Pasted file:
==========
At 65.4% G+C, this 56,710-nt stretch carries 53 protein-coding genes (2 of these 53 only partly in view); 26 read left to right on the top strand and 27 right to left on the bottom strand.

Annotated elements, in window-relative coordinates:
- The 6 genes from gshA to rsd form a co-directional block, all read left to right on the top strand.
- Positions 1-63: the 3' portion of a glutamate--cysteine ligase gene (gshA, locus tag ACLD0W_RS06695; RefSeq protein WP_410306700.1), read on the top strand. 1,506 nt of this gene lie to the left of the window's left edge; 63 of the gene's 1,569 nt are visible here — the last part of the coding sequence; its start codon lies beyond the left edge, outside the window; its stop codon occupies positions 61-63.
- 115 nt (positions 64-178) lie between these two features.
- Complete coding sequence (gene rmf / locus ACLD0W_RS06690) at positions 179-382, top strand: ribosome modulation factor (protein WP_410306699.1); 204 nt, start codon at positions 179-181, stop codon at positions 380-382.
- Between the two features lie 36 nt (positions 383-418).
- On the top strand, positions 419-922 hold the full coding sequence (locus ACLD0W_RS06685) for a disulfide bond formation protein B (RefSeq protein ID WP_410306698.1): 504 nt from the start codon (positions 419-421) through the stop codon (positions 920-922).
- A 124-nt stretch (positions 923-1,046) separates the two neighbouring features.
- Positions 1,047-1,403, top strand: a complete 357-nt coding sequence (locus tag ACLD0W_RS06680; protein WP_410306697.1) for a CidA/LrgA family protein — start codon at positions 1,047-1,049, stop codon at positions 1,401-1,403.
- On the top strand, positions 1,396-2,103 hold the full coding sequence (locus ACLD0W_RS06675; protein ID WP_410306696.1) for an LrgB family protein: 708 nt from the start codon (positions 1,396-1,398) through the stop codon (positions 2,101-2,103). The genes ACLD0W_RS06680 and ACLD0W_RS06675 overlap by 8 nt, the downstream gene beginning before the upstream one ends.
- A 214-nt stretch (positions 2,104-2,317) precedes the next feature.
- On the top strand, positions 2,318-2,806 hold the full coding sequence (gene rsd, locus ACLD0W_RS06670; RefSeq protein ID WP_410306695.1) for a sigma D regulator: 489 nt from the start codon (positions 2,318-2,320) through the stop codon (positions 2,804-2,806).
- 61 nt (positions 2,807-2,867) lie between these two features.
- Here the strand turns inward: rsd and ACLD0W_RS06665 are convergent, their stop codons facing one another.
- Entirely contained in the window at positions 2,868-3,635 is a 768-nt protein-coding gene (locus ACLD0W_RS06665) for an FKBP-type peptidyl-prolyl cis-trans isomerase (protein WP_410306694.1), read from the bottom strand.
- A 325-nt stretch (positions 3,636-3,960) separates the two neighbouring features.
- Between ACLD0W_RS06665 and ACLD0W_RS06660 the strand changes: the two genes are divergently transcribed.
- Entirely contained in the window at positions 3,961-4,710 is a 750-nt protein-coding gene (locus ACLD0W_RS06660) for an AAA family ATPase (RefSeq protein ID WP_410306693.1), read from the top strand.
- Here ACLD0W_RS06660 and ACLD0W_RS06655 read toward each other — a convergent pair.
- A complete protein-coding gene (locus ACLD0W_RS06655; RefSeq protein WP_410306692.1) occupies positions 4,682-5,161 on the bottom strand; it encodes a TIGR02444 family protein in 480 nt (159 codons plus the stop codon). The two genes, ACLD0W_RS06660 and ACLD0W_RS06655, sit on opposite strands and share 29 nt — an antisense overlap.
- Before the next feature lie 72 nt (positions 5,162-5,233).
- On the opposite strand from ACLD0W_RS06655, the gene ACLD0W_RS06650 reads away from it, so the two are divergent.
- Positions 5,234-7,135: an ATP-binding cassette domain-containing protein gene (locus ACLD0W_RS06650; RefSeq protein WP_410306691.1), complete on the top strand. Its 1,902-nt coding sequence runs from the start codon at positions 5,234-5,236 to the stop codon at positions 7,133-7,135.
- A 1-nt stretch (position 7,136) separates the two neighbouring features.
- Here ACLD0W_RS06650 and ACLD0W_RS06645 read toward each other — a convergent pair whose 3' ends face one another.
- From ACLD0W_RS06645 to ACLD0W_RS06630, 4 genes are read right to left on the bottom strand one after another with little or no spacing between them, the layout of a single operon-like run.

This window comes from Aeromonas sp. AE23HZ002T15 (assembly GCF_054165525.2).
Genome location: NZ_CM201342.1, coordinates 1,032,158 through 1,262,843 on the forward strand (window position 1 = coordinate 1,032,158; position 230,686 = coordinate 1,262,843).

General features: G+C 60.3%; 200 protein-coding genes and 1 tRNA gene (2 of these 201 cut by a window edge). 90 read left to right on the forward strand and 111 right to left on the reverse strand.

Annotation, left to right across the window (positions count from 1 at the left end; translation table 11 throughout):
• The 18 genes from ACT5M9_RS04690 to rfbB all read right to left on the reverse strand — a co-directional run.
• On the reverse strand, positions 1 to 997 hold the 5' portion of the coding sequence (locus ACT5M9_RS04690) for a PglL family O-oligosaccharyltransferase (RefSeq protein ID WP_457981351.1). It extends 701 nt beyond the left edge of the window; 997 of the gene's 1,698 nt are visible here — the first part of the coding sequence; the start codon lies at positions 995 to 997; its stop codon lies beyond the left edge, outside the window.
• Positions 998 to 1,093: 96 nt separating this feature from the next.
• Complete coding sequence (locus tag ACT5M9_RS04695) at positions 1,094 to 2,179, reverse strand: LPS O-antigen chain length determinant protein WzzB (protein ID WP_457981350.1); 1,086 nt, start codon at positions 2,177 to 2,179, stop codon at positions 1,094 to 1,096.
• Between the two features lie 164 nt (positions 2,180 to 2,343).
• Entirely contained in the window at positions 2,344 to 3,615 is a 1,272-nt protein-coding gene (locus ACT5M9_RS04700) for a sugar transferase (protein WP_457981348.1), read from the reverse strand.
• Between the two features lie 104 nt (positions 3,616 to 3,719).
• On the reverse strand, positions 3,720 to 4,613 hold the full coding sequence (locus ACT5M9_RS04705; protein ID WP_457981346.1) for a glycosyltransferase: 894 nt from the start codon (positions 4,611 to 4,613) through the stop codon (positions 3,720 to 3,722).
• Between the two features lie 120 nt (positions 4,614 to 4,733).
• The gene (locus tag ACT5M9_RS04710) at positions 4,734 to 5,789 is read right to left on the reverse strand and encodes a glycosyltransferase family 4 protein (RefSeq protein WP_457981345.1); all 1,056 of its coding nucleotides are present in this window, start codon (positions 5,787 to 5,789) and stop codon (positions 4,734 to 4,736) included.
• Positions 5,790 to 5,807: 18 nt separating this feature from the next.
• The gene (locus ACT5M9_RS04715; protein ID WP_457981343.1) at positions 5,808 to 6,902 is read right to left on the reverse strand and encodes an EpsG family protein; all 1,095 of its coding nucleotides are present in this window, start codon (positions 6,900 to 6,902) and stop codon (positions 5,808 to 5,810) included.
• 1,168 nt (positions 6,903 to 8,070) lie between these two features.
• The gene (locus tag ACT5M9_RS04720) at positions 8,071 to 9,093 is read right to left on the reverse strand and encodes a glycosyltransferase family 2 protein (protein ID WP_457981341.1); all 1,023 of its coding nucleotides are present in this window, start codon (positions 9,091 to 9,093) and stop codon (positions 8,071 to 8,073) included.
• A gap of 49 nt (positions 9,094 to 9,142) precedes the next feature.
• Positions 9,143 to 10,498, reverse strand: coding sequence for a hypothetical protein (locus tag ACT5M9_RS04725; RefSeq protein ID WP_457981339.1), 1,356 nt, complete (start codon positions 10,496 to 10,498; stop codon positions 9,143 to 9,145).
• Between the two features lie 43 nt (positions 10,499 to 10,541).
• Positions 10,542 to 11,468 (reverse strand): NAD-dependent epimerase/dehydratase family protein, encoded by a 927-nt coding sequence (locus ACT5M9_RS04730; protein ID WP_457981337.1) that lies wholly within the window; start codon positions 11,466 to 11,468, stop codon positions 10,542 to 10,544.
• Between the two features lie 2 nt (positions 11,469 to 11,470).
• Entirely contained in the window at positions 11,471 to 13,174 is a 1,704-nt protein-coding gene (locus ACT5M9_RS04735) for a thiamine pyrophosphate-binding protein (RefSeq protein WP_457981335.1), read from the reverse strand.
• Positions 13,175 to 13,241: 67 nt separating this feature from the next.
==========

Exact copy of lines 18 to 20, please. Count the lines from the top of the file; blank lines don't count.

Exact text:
- Between ACLD0W_RS06665 and ACLD0W_RS06660 the strand changes: the two genes are divergently transcribed.
- Entirely contained in the window at positions 3,961-4,710 is a 750-nt protein-coding gene (locus ACLD0W_RS06660) for an AAA family ATPase (RefSeq protein ID WP_410306693.1), read from the top strand.
- Here ACLD0W_RS06660 and ACLD0W_RS06655 read toward each other — a convergent pair.